It doesn’t have to be secret and it doesn’t necessarily always come from the government, either. Researchers recently did a study where, using only publicly available “like” information on Facebook, they could deduct, with amazing accuracy, things like an individual’s “intimate personal attributes.” Things like “race, age, IQ, sexuality, personality, substance use and political views.” And that’s using only the Facebook “like” button. Information that Facebook users make publicly available by default. Researchers refer to this sort of data as a “generic class” of digital record. (Source: University of Cambridge.)
Hell, even Pandora, the online music streaming service, recently got in on the act claiming that it can determine the political leanings and voting preferences of its members based on their up/down votes on songs. (Source: Wall Street Journal.)
Data is being collected. And, as incidents like Target and Kickstarter tell us, data is being successfully hacked on a massive scale at an alarming rate. Assuming we trust the collectors to always take our best interests to heart (which we shouldn’t) what about the interests of the people who steal it away? I wonder how much regard they’ll have for us? Dangers like these used to be esoteric thought experiments. Now they are here and growing routine.
If you know me, you know that I like to take what is knowable, that which is established, and treat it like the tip of a giant iceberg. I like to ponder. What else is out there? What else might be going on? Take what is known and extrapolate. Deduct. Guess. Use your imagination.
How would you feel if you went into a job interview and they could pull up a history of everything you had ever search for on the internet? Including phrases like “rubber hose plumpie porn” and what not? Technology makes that scenario not only possible but probable. Don’t forget that computing power is expected to continue to double on a regular basis until it will exceed the combined thinking abilities of every human brain on Earth. That power is going to be used for something.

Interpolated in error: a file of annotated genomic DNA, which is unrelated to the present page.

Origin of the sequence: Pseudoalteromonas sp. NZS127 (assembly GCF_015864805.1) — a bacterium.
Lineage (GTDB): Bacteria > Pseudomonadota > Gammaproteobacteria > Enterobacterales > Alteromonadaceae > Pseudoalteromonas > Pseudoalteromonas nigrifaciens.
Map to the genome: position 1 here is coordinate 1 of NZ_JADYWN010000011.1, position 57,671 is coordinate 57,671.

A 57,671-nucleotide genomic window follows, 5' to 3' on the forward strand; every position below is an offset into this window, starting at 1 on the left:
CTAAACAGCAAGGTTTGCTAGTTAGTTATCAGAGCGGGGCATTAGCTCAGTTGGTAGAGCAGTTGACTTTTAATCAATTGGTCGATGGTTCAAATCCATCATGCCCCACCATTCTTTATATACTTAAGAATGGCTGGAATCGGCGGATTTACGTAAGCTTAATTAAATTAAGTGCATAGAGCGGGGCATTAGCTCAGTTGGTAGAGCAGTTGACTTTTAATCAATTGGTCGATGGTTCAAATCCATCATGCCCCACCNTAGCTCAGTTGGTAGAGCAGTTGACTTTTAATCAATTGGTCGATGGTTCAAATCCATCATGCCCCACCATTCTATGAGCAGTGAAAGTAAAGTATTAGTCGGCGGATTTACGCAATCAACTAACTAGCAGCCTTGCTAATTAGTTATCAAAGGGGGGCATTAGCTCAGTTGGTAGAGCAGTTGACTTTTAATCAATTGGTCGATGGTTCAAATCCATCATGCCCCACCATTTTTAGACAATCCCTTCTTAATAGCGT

Police cars currently have the ability to drive through parking lots and scan, in real time, all the license plates. If a car is stolen or the drive has wants and warrants the computer immediately lets them know. What if this scanning technology was extended beyond parking lots and didn’t require a human to operate the system? What if a technology was developed so these types of scanners could be cheaply and easily deployed everywhere that cars go?
I’m also the guy who predicted the NSA Masturbation Database. Imagine if that ever got in the wrong hands? (Meh!) Hackers steal the database, sell it to the Catholic church, and next thing you know, your entire block is being denied holy communion, is excommunicated, or worse!
A lot of people have worried about the day humans will be bar-coded or have RFID-style devices implanted under their skin. But what if the reality turns out to be much more subtle and nefarious than that? “Devices? That hurts. We would never do that to you. You wound us.” What if technological advancement makes it possible to do that, and so much more, using non-invasive means that the individual is literally helpless to prevent?
What then? What will that society look like?
Today’s homework exercise: What else can you imagine? What might be out there right now? Or in the near future? Can you think of any specific examples? Please share them in the comments section below. The NSA will automatically receive a carbon copy.
I believe that people have the right and freedom to believe what they want. I believe that’s a basic human right.